Are you a young person looking to get involved in working to solve climate change, protect our planet’s biodiversity, or preserve our oceans? Or maybe you are a person with life experience that could be shared with youth activists and help them to be more effective in their efforts? There are so many ways to get involved. Here are just a few:
One More Generation – created by kids, for kids OMG is designed to empower youth around the world to stand up and help create solutions for the pressing issues of today.
The United Nations will be hosting a Youth Climate Summit this September at their headquarters in New York as part of the lead up to the UN Secretary General’s Climate Action Summit where young people from all over the world will come together to discuss climate solutions.
Incidentally, as part of the Climate Summit and the UN’s Sustainable Development Goals (SDGs) they’ve created The Lazy Person’s Guide to Saving the World. It’s a list of all sorts of things you can do to help lessen the intensity of climate change right from your couch. It’s the low hanging fruit of activism and is a great resource.
Youth Climate Action is an organization for high school aged students and is an incubator dedicated to creating the next generation of environmental leaders. They are always looking for mentors that are passionate about environmental issues.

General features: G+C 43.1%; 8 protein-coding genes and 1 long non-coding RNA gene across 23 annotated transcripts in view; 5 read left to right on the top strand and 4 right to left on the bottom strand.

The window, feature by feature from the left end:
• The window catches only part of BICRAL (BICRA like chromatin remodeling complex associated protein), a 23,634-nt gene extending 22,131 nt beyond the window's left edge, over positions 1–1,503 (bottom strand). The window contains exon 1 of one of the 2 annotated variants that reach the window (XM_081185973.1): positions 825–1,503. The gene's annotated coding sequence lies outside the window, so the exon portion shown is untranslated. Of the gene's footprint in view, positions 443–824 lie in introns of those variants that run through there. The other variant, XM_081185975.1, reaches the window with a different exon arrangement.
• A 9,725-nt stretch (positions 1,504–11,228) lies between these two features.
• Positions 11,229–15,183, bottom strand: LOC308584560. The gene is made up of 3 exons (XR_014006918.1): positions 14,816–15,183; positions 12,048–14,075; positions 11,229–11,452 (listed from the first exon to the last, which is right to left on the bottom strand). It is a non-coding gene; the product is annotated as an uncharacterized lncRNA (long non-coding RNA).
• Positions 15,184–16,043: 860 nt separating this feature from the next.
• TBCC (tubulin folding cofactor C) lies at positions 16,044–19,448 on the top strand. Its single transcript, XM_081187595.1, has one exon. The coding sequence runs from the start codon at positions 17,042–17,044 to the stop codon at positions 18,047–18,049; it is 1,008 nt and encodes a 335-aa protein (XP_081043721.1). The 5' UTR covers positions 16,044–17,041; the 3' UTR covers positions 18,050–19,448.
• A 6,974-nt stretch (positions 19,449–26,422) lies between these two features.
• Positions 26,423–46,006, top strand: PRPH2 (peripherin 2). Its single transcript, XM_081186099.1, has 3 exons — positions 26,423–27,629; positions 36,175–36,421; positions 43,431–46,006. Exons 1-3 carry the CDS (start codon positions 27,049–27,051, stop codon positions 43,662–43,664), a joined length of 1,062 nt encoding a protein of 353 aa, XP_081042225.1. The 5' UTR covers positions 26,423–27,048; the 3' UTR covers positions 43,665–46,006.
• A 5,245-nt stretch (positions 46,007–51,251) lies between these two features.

The Sunrise Movement is an organization bringing together young people from all over the county to stop climate change and create millions of jobs in the process.
And there is a U.S. version of the Youth Climate Strike organization made so popular by activists like Greta Thunberg.
If our youth are our future, it’s comforting to know that the next generation is very much engaged in the active search for change and climate solutions – and you can be too.
Meredith, a former professional in the software industry, has come to the Mrs. Green’s World team through an unlikely journey that took her through the world of non-profit management and on to becoming a part of MGW. Helping people understand climate change and what we can do about it – is very near and dear to her heart. She lives in Tucson with her family and too many pets.